In this image I have here, glitch3,
there is a near mirror like dimensional triangle of black space on the right side to the same light space on the left side. It is like a flag of two equal parts; today, it is like blue and yellow Ukraine, the invasion by Russia and its deafening and resounding fear felt as far away as Toronto. In glitch3, there is some sense of space, perhaps a mountain to climb against a cloudy sky, or a photo of snow across frozen lake and a torn magazine page, two opposing plains. 

The glitch takes up 50% of this shot. Legacy Russell, in Glitch Feminism (2021), traces the origins of the word glitch: used by John Glenn in NASA Space’s landing on the moon, noted by Times magazine: “Glitches – a spaceman’s word for irritating disturbances,” and again in 1971, Apollo 14’s failure to perform when a glitch nearly botched landing on the moon. (Russell, p.28). Glitch started to be used by astronauts even earlier than that, in 1961, to describe a change in voltage and a notion of lack of control: “A glitch is a minute change of voltage in a wire which is enough to trigger another system out of proper sequence.” (Pena and James, 2016; Stimson Jr., 1961, p.112) I like to think of Robert L. as a creature from another space (outer space) that eschews gender binaries by being literally out of this world or the worlding described by Donna Haraway in Staying with the Trouble (Haraway, 2016, p.1-8) (and thusly safe from wars altogether, free to play anew). Duras describes first seeing a man returned from the front lines, “He’s a strange color. He must be crying. You couldn’t say he’s thin, it’s something else – there’s so little of him left you wonder if he’s really alive. But no, he is alive, his face is convulsed by a terrifying grimace. He doesn’t look at anything… The grimace may be a laugh.” (Dumas, p.20) Indeed, Russell quotes Kate Bornstein and Zackary Drucker: “When gender is a binary, it’s a battlefield. When you get rid of the binary, gender becomes a playground.” Even though this flag I have here, this glitch landscape(s), seems black and light, it offers, in Russell’s view and mine, liberation and possibility from my own gendered self and human body: “Glitch manifests with such variance, generating ruptures between the recognized and recognizable, and amplifying within such ruptures, extending them to become fantastic landscapes of possibility. It is here where we open up the opportunity to recognize and realize ourselves, “reflect(ing)” to truly see one another as we move and modify.” (Russell, p.28)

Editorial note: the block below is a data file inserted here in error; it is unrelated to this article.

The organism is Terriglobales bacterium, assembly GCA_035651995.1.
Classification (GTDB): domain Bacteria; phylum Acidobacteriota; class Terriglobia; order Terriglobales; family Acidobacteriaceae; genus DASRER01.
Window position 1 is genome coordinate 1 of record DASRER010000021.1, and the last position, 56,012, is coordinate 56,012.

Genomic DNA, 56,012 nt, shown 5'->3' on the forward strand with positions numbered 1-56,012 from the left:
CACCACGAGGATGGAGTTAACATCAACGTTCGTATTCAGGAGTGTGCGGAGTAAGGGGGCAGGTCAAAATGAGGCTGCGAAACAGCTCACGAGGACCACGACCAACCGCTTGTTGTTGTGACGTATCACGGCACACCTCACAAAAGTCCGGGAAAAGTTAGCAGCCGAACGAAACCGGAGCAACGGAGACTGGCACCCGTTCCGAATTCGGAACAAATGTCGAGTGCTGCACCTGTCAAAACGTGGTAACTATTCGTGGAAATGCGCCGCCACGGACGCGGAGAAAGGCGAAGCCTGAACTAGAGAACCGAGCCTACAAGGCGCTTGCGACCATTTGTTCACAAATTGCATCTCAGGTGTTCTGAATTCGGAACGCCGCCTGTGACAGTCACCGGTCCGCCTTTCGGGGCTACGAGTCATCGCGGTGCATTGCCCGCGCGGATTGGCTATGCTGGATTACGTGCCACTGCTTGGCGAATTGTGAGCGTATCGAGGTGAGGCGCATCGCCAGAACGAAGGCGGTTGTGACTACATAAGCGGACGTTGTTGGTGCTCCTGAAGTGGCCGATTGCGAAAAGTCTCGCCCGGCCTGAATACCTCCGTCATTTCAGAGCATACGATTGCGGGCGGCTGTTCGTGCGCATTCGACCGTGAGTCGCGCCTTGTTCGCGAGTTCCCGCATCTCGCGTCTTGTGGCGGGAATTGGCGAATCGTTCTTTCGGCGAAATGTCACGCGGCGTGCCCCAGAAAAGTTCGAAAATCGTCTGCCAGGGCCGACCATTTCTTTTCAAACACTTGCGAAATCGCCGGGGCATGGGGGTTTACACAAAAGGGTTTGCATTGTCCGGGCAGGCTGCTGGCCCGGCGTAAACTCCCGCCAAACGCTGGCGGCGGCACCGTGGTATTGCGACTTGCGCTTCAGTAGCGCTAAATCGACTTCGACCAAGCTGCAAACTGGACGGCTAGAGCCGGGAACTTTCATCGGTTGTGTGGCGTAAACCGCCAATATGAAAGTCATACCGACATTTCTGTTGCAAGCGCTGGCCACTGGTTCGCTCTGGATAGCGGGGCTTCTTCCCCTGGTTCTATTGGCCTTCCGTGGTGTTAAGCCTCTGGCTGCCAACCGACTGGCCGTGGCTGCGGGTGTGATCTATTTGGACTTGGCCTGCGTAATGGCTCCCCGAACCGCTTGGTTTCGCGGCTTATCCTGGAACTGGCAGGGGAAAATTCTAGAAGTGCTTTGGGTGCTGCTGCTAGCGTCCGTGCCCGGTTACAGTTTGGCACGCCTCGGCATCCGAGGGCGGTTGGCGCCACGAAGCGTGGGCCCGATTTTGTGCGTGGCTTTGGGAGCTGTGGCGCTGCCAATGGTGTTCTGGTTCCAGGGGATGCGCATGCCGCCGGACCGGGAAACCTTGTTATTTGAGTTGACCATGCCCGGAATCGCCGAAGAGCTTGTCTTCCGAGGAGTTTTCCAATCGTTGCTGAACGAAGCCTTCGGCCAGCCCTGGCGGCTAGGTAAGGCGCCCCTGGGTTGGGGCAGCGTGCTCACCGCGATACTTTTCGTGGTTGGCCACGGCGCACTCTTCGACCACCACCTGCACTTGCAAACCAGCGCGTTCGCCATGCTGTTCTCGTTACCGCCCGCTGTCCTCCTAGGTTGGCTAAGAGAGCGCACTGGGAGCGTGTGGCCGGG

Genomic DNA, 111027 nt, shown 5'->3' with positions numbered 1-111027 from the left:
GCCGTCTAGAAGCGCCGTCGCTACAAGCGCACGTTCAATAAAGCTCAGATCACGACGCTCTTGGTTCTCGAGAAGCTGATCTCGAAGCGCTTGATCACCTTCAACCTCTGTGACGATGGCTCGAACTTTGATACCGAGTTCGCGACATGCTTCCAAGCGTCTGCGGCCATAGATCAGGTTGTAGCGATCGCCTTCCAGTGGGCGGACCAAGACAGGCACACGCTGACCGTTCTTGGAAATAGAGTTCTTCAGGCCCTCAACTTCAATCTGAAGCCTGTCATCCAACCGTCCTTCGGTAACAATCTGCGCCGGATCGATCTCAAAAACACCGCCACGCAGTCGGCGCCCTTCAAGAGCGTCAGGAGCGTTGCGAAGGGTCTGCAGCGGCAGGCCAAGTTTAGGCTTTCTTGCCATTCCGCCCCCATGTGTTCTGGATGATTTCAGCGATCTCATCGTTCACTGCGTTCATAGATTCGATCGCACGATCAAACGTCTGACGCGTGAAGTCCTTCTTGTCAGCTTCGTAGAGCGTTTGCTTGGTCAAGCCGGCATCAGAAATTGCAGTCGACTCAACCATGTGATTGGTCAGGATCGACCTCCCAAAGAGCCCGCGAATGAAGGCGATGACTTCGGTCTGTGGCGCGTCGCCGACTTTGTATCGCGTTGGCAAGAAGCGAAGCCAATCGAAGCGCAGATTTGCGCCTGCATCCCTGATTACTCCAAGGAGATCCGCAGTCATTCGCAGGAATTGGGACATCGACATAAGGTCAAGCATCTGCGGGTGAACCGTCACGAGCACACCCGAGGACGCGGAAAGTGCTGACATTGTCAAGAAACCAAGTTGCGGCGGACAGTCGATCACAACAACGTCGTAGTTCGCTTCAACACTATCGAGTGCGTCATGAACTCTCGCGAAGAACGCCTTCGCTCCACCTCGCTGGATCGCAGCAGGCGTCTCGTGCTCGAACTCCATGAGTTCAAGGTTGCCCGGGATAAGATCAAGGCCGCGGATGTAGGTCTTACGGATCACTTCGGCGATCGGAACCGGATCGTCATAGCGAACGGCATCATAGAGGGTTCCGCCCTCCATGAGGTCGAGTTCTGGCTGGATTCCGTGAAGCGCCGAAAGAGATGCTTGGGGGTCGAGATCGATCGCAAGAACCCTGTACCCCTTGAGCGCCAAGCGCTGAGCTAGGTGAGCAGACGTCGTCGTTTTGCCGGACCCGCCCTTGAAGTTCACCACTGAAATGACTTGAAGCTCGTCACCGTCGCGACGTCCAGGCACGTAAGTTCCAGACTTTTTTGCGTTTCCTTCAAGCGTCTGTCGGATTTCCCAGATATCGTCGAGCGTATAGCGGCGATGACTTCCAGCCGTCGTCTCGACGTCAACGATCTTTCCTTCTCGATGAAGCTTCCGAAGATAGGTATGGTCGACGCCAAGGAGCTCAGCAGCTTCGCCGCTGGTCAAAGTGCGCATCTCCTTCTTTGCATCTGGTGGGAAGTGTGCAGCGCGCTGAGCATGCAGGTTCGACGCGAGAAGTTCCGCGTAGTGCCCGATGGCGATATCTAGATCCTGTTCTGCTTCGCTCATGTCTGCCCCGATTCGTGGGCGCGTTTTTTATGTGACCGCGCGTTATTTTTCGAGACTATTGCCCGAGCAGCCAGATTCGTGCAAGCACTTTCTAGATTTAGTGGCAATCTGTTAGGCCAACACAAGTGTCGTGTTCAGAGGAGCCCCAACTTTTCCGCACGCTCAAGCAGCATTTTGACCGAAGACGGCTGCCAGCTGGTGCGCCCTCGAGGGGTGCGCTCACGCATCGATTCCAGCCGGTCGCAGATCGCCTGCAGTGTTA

glitch3, jan 7, 2022

text3, march 4, 2022